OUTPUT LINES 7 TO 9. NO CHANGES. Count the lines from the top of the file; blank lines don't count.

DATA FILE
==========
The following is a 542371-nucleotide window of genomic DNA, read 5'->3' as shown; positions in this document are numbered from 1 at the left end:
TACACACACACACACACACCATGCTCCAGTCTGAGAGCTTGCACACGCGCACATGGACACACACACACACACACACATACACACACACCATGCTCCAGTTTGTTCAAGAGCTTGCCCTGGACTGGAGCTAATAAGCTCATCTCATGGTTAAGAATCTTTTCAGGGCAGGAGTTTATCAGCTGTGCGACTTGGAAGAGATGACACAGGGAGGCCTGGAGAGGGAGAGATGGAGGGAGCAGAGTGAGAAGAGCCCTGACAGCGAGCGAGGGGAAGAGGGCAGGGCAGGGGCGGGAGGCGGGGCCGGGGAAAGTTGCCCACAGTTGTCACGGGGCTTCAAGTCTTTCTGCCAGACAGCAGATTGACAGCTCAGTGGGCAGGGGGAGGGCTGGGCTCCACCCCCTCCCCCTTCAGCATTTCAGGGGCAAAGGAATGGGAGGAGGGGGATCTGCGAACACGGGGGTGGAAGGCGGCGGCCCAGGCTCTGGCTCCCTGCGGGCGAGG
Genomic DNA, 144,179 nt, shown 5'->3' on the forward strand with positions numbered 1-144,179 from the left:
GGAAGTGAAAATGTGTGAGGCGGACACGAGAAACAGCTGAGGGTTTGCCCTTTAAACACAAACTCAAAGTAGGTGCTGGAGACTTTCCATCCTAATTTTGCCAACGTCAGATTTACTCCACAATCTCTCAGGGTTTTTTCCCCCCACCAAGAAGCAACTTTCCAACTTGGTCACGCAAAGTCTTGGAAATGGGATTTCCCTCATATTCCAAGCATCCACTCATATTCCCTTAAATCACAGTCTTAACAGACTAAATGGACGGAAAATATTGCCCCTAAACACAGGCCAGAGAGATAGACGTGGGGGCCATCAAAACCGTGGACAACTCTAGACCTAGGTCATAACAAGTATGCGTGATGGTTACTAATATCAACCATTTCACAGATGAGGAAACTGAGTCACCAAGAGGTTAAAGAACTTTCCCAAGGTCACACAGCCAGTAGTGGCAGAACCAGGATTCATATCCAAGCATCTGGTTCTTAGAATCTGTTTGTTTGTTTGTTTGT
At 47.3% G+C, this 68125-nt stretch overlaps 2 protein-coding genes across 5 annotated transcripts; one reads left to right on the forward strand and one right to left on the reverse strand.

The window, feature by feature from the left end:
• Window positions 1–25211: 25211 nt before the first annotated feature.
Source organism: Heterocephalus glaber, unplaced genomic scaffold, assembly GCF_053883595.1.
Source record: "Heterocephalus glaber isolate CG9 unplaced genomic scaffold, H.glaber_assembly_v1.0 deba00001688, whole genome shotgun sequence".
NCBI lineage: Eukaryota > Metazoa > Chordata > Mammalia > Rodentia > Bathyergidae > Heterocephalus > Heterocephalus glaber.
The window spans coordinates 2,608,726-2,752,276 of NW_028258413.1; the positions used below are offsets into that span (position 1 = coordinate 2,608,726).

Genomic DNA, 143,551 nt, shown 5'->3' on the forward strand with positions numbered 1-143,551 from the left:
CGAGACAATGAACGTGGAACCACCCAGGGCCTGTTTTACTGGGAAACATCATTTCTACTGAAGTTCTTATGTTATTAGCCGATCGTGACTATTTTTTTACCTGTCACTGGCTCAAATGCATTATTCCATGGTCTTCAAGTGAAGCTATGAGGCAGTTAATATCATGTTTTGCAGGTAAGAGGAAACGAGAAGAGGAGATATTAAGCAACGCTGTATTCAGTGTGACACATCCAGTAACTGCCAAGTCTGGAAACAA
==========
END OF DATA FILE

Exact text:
• Window positions 1–25211: 25211 nt before the first annotated feature.
Source organism: Heterocephalus glaber, unplaced genomic scaffold, assembly GCF_053883595.1.
Source record: "Heterocephalus glaber isolate CG9 unplaced genomic scaffold, H.glaber_assembly_v1.0 deba00001688, whole genome shotgun sequence".